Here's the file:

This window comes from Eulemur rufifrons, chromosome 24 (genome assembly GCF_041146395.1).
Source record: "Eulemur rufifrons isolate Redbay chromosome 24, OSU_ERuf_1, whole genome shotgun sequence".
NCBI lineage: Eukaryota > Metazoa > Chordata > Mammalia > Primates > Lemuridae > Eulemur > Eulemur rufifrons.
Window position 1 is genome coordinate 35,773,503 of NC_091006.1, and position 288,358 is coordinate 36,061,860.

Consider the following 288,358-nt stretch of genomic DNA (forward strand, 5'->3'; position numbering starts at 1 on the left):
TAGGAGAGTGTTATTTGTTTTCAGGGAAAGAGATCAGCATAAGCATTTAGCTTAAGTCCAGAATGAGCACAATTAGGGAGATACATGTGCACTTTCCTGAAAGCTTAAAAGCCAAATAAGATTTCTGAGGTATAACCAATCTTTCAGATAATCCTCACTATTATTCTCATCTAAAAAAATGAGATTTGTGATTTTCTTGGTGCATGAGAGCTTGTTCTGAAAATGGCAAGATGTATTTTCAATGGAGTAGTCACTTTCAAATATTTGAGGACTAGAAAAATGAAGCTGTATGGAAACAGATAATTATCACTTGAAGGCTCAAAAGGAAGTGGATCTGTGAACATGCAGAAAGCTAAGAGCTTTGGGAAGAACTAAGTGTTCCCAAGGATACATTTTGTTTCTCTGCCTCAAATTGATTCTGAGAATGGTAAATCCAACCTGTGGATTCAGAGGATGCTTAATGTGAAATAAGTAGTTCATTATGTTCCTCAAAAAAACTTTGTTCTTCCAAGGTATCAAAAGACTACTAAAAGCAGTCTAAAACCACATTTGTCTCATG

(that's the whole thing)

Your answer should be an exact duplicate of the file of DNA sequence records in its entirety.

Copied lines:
This window comes from Eulemur rufifrons, chromosome 24 (genome assembly GCF_041146395.1).
Source record: "Eulemur rufifrons isolate Redbay chromosome 24, OSU_ERuf_1, whole genome shotgun sequence".
NCBI lineage: Eukaryota > Metazoa > Chordata > Mammalia > Primates > Lemuridae > Eulemur > Eulemur rufifrons.
Window position 1 is genome coordinate 35,773,503 of NC_091006.1, and position 288,358 is coordinate 36,061,860.

Consider the following 288,358-nt stretch of genomic DNA (forward strand, 5'->3'; position numbering starts at 1 on the left):
TAGGAGAGTGTTATTTGTTTTCAGGGAAAGAGATCAGCATAAGCATTTAGCTTAAGTCCAGAATGAGCACAATTAGGGAGATACATGTGCACTTTCCTGAAAGCTTAAAAGCCAAATAAGATTTCTGAGGTATAACCAATCTTTCAGATAATCCTCACTATTATTCTCATCTAAAAAAATGAGATTTGTGATTTTCTTGGTGCATGAGAGCTTGTTCTGAAAATGGCAAGATGTATTTTCAATGGAGTAGTCACTTTCAAATATTTGAGGACTAGAAAAATGAAGCTGTATGGAAACAGATAATTATCACTTGAAGGCTCAAAAGGAAGTGGATCTGTGAACATGCAGAAAGCTAAGAGCTTTGGGAAGAACTAAGTGTTCCCAAGGATACATTTTGTTTCTCTGCCTCAAATTGATTCTGAGAATGGTAAATCCAACCTGTGGATTCAGAGGATGCTTAATGTGAAATAAGTAGTTCATTATGTTCCTCAAAAAAACTTTGTTCTTCCAAGGTATCAAAAGACTACTAAAAGCAGTCTAAAACCACATTTGTCTCATG